05/11/2017 at 02:58 •
Recently Raspbian switched to a 4.9 kernel from the 4.4 based kernel that's been the norm for a while. This breaks the esp8089 driver. If your esp8089 module no longer loads following an apt-get upgrade, this is likely the problem.
Thankfully den4ix on github issued a pull request this morning that updates the APIs for 4.9. The fix is in the latest Debian DKMS package released this afternoon.
To update the driver, download the new esp8089 DKMS package from github and install on top of the old package:
wget https://github.com/al177/esp8089/releases/download/1.9.20170510/esp8089-dkms_1.9.20170510_all.deb sudo dpkg -i esp8089-dkms_1.9.20170510_all.deb
Reboot after the package is installed to reload the esp8089 driver.
02/28/2017 at 15:27 •
Now that the Raspberry Pi Zero W is out, there's not much reason to use a WiFi Pants board. The Zero W is more compact, cheaper, and has out-of-the-box Raspbian support for WiFi. Also Bluetooth.
If you need battery power for your Pi Zero project, please consider the amazing LiFePO4wered/Pi .
Thanks to everyone who supported this project!
10/23/2016 at 04:01 •
It's been a while, huh?
Much has happened over the last few weeks. The biggest news is that Espressif has agreed to allow their ESP8089 driver to be licensed under GPLv2 and the associated binary blob firmware to be put under the Apache license. Now the driver powering this project as well as many tablet devices can be submitted for inclusion in the Linux kernel. A few embedded Linux enthusiasts have stepped up to clean up the code and push it through the kernel patch submission process. Thanks to Jeroen@Espressif for getting the approvals, and the free-electrons folks, jwrdegeode, noahwilliamson, and icenowy for their ongoing work in making the driver kernel-ready.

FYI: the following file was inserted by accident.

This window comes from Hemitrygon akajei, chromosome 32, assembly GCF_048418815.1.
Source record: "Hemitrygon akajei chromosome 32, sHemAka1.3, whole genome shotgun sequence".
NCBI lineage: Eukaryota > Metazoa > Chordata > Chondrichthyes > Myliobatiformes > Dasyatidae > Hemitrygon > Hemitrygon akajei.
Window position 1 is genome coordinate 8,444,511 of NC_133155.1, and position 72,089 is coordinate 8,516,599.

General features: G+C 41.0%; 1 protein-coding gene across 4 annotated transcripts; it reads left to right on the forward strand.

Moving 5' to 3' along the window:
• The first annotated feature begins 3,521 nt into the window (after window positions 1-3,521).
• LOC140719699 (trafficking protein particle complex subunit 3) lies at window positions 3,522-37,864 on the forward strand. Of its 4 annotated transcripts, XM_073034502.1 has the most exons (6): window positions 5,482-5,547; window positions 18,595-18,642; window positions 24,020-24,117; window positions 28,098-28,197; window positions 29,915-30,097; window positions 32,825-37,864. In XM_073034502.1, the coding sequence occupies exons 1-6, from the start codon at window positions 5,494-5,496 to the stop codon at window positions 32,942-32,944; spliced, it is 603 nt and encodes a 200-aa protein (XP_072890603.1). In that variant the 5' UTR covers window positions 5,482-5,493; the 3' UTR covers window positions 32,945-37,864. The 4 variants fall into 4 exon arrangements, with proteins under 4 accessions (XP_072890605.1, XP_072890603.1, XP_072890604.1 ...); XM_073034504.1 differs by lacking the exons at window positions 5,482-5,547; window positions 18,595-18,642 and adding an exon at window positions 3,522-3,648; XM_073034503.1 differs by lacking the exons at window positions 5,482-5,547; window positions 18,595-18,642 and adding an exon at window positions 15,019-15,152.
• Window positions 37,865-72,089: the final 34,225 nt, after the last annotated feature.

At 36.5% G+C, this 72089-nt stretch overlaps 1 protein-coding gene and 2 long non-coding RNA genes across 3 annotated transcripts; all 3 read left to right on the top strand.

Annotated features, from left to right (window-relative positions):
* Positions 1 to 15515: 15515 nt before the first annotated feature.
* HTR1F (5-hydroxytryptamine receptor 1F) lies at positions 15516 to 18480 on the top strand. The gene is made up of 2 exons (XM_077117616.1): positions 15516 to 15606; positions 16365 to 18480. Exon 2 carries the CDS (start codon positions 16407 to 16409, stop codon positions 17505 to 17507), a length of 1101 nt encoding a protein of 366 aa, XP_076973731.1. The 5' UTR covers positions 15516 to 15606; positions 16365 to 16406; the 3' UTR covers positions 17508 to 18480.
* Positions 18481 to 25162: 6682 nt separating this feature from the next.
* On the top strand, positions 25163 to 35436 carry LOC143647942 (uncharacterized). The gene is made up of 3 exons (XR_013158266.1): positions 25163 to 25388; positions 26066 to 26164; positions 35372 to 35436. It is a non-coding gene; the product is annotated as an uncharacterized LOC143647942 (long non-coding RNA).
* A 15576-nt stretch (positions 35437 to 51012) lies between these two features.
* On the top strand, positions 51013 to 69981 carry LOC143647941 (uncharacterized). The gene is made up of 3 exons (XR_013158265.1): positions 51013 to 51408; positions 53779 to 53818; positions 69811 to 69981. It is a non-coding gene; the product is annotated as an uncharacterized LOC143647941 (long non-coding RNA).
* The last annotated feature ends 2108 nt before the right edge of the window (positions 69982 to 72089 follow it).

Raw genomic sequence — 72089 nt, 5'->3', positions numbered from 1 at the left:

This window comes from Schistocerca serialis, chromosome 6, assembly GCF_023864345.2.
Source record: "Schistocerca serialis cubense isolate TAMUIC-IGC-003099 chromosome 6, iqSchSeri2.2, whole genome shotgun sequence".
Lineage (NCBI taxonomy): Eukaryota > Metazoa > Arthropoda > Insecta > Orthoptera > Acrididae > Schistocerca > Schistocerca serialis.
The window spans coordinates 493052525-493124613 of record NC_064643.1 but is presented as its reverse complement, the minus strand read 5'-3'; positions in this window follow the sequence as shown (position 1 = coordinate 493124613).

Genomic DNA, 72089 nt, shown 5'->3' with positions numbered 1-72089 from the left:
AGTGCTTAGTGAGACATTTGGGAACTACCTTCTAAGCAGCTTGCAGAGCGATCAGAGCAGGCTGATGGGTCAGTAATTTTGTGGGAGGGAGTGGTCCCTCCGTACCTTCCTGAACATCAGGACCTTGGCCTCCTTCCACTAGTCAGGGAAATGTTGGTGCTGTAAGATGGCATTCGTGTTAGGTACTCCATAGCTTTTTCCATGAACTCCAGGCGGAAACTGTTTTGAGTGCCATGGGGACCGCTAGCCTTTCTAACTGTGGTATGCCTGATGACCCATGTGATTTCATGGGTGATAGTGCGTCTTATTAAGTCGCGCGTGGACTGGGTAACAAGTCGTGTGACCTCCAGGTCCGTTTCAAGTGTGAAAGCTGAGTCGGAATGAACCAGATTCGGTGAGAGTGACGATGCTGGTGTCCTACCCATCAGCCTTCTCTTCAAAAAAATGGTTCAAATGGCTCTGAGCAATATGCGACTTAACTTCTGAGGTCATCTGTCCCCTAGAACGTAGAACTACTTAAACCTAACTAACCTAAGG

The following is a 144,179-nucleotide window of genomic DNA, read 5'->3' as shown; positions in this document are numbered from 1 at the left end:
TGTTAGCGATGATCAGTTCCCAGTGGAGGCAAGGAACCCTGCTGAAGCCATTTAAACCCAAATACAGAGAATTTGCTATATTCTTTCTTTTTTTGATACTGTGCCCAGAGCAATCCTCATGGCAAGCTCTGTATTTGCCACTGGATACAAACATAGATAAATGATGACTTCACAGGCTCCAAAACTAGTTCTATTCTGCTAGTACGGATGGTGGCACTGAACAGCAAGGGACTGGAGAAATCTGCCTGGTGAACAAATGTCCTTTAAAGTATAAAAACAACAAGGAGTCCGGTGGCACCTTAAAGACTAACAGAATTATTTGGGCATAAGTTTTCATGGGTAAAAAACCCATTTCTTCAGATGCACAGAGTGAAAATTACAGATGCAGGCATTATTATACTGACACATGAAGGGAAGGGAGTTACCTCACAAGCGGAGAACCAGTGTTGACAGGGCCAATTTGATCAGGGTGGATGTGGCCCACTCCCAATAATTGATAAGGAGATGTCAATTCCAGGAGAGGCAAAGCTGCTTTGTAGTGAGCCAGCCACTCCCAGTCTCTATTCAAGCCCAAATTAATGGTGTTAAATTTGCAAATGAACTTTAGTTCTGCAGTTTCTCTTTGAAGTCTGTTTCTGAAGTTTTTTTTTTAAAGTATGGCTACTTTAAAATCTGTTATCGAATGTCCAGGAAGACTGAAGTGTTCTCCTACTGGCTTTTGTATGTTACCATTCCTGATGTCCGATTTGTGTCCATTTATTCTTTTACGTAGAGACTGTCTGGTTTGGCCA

About two weeks ago I sold the last finished WiFi Pants kit in my inventory. I'm also running out of my long lead time components: PCBs, ESP modules, and the long stack through headers. I will be doing another run of kits which should be in stock in a couple of weeks, but after those are gone it's going to take a couple of months to build any more.
Finally, I was lucky enough to participate in the first Hackaday TV hangout and talk for a few minutes about my project with Sophie Kravitz and Limor Fried and hear about some really neat Pi hacks. But while excitedly rambling on about my WiFi Pants project, I forgot to point out the demo I put together to show off the WiFi pants board's power supply. You can see it on the bench behind me in the video blinking away.
Behold, the Access Point Sniffer Thing With LEDs in a Jelly Jar That I Haven't Considered Naming Until Right This Moment, or APSTWLJJTHCNURTM for short: